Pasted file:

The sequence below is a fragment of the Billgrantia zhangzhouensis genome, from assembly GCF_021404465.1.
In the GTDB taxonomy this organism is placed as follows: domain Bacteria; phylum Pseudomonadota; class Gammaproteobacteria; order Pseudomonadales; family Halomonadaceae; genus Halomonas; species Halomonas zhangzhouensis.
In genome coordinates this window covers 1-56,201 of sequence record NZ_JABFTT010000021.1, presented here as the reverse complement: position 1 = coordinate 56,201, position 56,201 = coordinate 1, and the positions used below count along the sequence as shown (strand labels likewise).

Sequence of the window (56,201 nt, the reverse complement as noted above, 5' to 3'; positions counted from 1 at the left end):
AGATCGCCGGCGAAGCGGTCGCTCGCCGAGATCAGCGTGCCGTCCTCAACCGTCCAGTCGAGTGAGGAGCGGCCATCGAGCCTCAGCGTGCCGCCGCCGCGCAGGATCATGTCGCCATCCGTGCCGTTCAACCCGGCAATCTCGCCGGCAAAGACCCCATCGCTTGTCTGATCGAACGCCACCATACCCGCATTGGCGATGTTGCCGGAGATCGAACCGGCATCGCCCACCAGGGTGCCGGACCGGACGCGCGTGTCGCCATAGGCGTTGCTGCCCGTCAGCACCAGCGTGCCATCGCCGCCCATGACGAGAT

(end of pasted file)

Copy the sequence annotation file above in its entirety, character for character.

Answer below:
The sequence below is a fragment of the Billgrantia zhangzhouensis genome, from assembly GCF_021404465.1.
In the GTDB taxonomy this organism is placed as follows: domain Bacteria; phylum Pseudomonadota; class Gammaproteobacteria; order Pseudomonadales; family Halomonadaceae; genus Halomonas; species Halomonas zhangzhouensis.
In genome coordinates this window covers 1-56,201 of sequence record NZ_JABFTT010000021.1, presented here as the reverse complement: position 1 = coordinate 56,201, position 56,201 = coordinate 1, and the positions used below count along the sequence as shown (strand labels likewise).

Sequence of the window (56,201 nt, the reverse complement as noted above, 5' to 3'; positions counted from 1 at the left end):
AGATCGCCGGCGAAGCGGTCGCTCGCCGAGATCAGCGTGCCGTCCTCAACCGTCCAGTCGAGTGAGGAGCGGCCATCGAGCCTCAGCGTGCCGCCGCCGCGCAGGATCATGTCGCCATCCGTGCCGTTCAACCCGGCAATCTCGCCGGCAAAGACCCCATCGCTTGTCTGATCGAACGCCACCATACCCGCATTGGCGATGTTGCCGGAGATCGAACCGGCATCGCCCACCAGGGTGCCGGACCGGACGCGCGTGTCGCCATAGGCGTTGCTGCCCGTCAGCACCAGCGTGCCATCGCCGCCCATGACGAGAT